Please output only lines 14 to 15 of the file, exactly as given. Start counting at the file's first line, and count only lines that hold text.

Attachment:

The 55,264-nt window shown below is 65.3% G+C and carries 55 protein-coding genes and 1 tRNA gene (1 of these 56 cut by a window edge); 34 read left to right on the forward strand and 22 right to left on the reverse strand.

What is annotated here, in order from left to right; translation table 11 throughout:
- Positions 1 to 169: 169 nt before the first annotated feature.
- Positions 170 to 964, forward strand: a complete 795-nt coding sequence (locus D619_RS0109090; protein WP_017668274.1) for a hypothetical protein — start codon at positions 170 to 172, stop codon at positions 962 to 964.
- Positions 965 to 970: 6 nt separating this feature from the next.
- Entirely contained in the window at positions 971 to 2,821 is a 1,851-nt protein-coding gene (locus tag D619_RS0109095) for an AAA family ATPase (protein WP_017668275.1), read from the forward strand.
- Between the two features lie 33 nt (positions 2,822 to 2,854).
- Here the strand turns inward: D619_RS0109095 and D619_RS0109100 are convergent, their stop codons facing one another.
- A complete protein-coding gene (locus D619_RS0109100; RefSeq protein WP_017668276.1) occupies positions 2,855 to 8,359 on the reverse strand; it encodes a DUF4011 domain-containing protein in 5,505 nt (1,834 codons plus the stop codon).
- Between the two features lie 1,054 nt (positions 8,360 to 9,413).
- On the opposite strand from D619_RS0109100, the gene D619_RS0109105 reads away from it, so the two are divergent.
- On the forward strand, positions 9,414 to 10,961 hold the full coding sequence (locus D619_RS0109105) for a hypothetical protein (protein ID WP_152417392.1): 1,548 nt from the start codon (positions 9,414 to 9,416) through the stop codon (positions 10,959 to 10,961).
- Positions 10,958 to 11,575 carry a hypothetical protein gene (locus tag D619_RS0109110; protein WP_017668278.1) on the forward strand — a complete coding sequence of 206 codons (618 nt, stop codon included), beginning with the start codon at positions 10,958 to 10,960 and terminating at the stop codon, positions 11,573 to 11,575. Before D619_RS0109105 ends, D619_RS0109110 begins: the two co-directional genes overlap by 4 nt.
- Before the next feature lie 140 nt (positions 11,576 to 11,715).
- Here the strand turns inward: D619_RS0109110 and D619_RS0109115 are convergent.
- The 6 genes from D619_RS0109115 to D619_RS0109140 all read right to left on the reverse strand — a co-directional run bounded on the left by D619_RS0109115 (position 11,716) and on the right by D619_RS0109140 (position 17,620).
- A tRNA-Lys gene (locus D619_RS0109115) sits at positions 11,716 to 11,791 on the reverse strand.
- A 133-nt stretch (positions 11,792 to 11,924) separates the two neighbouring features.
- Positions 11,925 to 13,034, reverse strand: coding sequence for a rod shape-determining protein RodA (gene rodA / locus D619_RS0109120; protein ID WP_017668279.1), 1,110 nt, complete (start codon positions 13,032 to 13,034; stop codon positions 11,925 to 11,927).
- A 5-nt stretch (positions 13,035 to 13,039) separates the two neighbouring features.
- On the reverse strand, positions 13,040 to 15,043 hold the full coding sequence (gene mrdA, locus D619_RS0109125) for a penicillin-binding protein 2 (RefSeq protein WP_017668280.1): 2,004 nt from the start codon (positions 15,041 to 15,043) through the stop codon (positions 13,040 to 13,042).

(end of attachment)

- Before the next feature lie 140 nt (positions 11,576 to 11,715).
- Here the strand turns inward: D619_RS0109110 and D619_RS0109115 are convergent.